but its president, dr. darrell kirch, says the group doesn't have the power to monitor enforcement of those policies. >> have we attained the degree of adherence we want? not yet. but we're moving much more quickly than i and others thought we might be able to given the complexity of the national health care system. >> reporter: for some medical schools, the key issue is not how much drug companies pay faculty to speak, but how much control the professor has over his or her presentation. in response to federal lawsuits charging illegal marketing, drug companies have gotten much stricter, requiring speakers to stick to carefully crafted company-provided slides. but critics told propublica in the academic world, that's like using someone else's work. >> and here you are teaching students not to take other people's work, but yet, at the same time, you're using somebody else's slides to make a presentation, and they see sort of an inherent disconnect in
that. >> reporter: medical schools argue they are striking a balance: banning drug company marketing while encouraging industry to bring discoveries that begin here to the patients who need them here. >> we want those kinds of connections to occur. we can't, as a university, bring things to the public good in terms of products. we can develop ideas that others can work on to develop further. what we don't want to do is use our name and reputation to serve as the marketing for industry. >> reporter: but critics of drug company practices say medical schools that want to protect their reputations will have to rely less on the honor system if they want to make sure some faculty member names don't pop up on a database like this. >> and this is sort of the quintessential surprise when you discover somebody on a list you didn't know about. >> reporter: tomorrow we'll learn why medical students are grading their own schools and changing the relationship between doctors and industry in
the process. darren gersh, "nightly business report," washington. >> susie: a choppy day of trading in the markets today. investors seem to be thinking ahead to 2011 on this holiday- shortened trading week. stocks drifted between gains and losses. let's take a look in tonight's "market focus." energy stocks and financials dominated trading today. here are the sector leaders: there you see energy up 0.7%, consumer discretionaries rose 0.6% and the financials gained 0.4% and that advance in financials came despite a downgrade in shares of american express. there you see amex down $1.51, or about 3.5%. stifel nicholaus, the brokerage firm, cutting a-x-p from "buy" to "hold."
it thinks among the big credit card companies, amex stands to lose the most from the new credit and debit card processing rules issued by the fed last week. fellow dow component boeing also losing ground today. the "seattle times" reported over the weekend that the 787 dreamliner could be pushed back by as much as another six months, but boeing would not confirm that. looking at a chart of boeing stock, shares down almost 3% percent today, but still up over 16% on the year. another defense contractor raytheon is expanding its reconnaissance products. it's buying applied signal for almost $0.5 billion, or $38. that bid pushed shares of applied signal sharply higher, up 8%. meanwhile, raytheon stock pulled back a bit. the other big deal of the day? at&t is buying wireless spectrum licenses from qualcomm. the price tag? nearly $2 billion.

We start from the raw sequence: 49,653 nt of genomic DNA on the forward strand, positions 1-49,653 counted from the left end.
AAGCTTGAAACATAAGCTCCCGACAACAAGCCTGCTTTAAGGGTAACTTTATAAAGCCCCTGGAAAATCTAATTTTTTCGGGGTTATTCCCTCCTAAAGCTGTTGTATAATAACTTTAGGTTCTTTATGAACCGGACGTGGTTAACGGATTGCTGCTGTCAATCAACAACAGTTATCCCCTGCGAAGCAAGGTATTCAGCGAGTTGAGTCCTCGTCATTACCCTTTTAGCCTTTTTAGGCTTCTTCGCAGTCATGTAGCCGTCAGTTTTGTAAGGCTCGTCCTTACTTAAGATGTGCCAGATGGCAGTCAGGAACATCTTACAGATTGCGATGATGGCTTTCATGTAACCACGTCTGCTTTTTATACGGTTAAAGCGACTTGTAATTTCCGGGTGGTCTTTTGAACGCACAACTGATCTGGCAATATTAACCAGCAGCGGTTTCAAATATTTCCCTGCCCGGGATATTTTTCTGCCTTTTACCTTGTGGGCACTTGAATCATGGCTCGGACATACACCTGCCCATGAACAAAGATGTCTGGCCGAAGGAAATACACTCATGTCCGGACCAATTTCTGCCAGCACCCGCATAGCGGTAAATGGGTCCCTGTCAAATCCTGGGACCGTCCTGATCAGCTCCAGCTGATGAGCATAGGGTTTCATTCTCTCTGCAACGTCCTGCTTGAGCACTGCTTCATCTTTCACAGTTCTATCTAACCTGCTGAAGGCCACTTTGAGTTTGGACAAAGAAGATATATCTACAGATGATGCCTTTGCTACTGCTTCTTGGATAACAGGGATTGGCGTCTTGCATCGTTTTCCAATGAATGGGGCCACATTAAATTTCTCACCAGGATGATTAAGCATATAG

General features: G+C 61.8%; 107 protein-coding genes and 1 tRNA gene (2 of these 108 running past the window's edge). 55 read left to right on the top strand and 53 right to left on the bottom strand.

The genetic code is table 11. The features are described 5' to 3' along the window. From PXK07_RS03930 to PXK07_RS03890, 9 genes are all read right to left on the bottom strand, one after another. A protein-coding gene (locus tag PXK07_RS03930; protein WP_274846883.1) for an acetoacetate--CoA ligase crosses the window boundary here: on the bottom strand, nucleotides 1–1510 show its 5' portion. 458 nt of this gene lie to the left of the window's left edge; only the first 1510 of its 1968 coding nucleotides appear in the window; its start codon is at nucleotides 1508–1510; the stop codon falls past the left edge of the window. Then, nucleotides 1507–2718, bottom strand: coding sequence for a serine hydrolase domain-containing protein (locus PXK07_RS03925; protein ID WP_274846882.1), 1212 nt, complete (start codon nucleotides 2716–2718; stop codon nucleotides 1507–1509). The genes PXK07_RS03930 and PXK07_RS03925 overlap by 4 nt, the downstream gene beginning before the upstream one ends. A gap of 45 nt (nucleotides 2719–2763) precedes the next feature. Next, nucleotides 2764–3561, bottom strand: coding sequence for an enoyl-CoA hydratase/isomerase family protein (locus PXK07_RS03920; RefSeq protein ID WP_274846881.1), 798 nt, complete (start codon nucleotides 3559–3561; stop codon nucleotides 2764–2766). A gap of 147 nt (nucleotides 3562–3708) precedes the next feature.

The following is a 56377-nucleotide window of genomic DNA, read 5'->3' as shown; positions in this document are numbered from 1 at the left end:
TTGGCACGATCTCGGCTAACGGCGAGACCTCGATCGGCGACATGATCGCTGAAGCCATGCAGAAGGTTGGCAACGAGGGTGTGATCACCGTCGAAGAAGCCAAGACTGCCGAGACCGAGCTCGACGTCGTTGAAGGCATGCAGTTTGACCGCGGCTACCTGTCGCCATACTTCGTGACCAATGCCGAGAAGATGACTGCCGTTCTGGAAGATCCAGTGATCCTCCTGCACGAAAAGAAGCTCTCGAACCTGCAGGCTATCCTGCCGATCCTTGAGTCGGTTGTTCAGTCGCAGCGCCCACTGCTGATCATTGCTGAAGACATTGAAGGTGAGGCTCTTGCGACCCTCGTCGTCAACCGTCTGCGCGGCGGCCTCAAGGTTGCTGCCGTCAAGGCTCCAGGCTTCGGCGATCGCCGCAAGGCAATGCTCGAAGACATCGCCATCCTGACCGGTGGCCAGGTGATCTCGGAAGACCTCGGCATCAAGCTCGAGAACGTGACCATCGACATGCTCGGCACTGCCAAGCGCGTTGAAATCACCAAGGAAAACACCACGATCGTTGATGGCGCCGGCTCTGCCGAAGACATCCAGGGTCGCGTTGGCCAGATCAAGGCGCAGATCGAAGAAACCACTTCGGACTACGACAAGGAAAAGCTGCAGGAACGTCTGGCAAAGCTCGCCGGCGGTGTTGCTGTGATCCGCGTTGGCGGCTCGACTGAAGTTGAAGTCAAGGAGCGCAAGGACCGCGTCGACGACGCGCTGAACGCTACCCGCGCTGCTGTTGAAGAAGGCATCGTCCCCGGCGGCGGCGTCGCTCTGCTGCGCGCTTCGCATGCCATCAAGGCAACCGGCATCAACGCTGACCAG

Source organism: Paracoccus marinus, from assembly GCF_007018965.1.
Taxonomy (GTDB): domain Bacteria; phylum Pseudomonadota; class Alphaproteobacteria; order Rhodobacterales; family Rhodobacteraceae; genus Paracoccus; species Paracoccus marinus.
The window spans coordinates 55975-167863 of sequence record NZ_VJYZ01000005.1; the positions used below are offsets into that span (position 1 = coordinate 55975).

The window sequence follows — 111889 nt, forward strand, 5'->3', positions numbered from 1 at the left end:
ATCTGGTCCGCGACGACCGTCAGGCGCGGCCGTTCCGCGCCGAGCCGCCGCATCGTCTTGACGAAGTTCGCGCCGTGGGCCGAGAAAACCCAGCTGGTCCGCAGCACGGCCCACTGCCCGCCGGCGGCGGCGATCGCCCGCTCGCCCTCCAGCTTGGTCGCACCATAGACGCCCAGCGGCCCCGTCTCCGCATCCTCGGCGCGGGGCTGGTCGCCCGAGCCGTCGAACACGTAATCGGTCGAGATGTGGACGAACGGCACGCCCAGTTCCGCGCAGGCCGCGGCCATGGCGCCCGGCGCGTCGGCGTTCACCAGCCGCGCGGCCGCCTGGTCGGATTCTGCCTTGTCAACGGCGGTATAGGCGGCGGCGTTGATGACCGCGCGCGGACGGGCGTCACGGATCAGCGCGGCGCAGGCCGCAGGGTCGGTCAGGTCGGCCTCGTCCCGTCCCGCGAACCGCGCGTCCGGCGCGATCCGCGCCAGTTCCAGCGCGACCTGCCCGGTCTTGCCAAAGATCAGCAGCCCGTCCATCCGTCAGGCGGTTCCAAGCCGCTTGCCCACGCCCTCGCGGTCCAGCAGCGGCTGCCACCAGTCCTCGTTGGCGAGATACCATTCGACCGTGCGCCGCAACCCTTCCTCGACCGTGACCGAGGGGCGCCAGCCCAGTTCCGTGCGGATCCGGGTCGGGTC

with those additional wireless licenses, at&t will reach more customers and expand its 4g wireless broadband service. a different story at k.k.r. its deal with an australian wealth manager was scrapped. the company, called perpetual, called off takeover talks with kohlberg kravis roberts. k-k-r was offering roughly $1.7 billion for perpetual, an offer many saw as undervalued. on the news, k-k-r shares up 1.5% to $13.57. let's get back to energy, coal stocks heated up today thanks to a positive recommendation from f.b.r. it upped several coal stocks from "market perform" to "outperform," calling them "a long-term idea for patient investors." and patriot led the gains. as you see, up 7%, followed by consol energy, a gain there of
3%, and cloud peak energy up almost 3%. well, it was another day of gains at chesapeake energy. it was up $2.06, or 9%, thanks to a two-year high in nat gas prices, and news last week that billionaire investor carl icahn now has a stake of almost 6% of the stock. jefferies and company today said it would be good if icahn can convince chesapeake to end its recent land-buying spree. a lot of action after the bell, adobe systems reporting its first billion-dollar quarter for sales. adobe earned 56 cents a share in its fourth quarter, 4 cents better than estimates. revenues also came in better than expected, up 33% to $1 billion. adobe shares going into tonight's report at $29.18 a share. but it moved as much as 8% above these levels in after-hours trading. and finally, investors were hungry for shares of darden restaurants, the owner of the